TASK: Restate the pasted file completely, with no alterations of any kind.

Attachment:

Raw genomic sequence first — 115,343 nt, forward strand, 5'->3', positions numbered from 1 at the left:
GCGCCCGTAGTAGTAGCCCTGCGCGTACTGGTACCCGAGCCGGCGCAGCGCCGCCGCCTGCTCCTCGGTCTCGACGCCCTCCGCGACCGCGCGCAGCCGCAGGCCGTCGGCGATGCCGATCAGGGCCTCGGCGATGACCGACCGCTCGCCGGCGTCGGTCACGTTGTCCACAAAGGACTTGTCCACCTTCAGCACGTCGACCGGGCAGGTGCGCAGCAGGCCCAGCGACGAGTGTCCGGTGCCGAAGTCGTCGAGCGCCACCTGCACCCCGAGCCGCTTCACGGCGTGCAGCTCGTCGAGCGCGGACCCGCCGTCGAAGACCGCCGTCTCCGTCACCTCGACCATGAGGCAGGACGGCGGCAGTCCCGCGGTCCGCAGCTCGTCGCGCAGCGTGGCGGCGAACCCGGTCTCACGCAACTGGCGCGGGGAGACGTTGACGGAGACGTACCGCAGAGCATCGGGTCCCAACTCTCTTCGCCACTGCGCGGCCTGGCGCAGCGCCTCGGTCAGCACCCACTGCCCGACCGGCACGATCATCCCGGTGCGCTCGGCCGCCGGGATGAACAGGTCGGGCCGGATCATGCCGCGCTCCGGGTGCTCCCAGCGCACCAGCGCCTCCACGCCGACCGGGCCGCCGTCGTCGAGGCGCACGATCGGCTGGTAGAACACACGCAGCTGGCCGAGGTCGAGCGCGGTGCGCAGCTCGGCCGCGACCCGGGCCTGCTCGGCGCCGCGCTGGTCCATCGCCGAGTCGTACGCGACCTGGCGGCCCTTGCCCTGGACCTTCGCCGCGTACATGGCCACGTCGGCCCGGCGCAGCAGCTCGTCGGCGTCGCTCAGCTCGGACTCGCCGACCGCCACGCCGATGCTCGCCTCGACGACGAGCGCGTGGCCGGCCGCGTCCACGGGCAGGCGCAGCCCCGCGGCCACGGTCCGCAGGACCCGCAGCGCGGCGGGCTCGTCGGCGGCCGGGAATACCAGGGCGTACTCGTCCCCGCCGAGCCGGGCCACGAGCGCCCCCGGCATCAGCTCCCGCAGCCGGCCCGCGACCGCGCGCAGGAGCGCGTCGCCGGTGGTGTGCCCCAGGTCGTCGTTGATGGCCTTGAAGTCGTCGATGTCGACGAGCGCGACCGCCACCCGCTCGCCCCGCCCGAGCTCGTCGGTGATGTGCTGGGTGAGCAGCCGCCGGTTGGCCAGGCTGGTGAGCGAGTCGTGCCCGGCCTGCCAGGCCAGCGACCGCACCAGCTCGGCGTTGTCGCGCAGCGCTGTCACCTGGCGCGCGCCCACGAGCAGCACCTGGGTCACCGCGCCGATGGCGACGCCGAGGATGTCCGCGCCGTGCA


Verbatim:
Raw genomic sequence first — 115,343 nt, forward strand, 5'->3', positions numbered from 1 at the left:
GCGCCCGTAGTAGTAGCCCTGCGCGTACTGGTACCCGAGCCGGCGCAGCGCCGCCGCCTGCTCCTCGGTCTCGACGCCCTCCGCGACCGCGCGCAGCCGCAGGCCGTCGGCGATGCCGATCAGGGCCTCGGCGATGACCGACCGCTCGCCGGCGTCGGTCACGTTGTCCACAAAGGACTTGTCCACCTTCAGCACGTCGACCGGGCAGGTGCGCAGCAGGCCCAGCGACGAGTGTCCGGTGCCGAAGTCGTCGAGCGCCACCTGCACCCCGAGCCGCTTCACGGCGTGCAGCTCGTCGAGCGCGGACCCGCCGTCGAAGACCGCCGTCTCCGTCACCTCGACCATGAGGCAGGACGGCGGCAGTCCCGCGGTCCGCAGCTCGTCGCGCAGCGTGGCGGCGAACCCGGTCTCACGCAACTGGCGCGGGGAGACGTTGACGGAGACGTACCGCAGAGCATCGGGTCCCAACTCTCTTCGCCACTGCGCGGCCTGGCGCAGCGCCTCGGTCAGCACCCACTGCCCGACCGGCACGATCATCCCGGTGCGCTCGGCCGCCGGGATGAACAGGTCGGGCCGGATCATGCCGCGCTCCGGGTGCTCCCAGCGCACCAGCGCCTCCACGCCGACCGGGCCGCCGTCGTCGAGGCGCACGATCGGCTGGTAGAACACACGCAGCTGGCCGAGGTCGAGCGCGGTGCGCAGCTCGGCCGCGACCCGGGCCTGCTCGGCGCCGCGCTGGTCCATCGCCGAGTCGTACGCGACCTGGCGGCCCTTGCCCTGGACCTTCGCCGCGTACATGGCCACGTCGGCCCGGCGCAGCAGCTCGTCGGCGTCGCTCAGCTCGGACTCGCCGACCGCCACGCCGATGCTCGCCTCGACGACGAGCGCGTGGCCGGCCGCGTCCACGGGCAGGCGCAGCCCCGCGGCCACGGTCCGCAGGACCCGCAGCGCGGCGGGCTCGTCGGCGGCCGGGAATACCAGGGCGTACTCGTCCCCGCCGAGCCGGGCCACGAGCGCCCCCGGCATCAGCTCCCGCAGCCGGCCCGCGACCGCGCGCAGGAGCGCGTCGCCGGTGGTGTGCCCCAGGTCGTCGTTGATGGCCTTGAAGTCGTCGATGTCGACGAGCGCGACCGCCACCCGCTCGCCCCGCCCGAGCTCGTCGGTGATGTGCTGGGTGAGCAGCCGCCGGTTGGCCAGGCTGGTGAGCGAGTCGTGCCCGGCCTGCCAGGCCAGCGACCGCACCAGCTCGGCGTTGTCGCGCAGCGCTGTCACCTGGCGCGCGCCCACGAGCAGCACCTGGGTCACCGCGCCGATGGCGACGCCGAGGATGTCCGCGCCGTGCA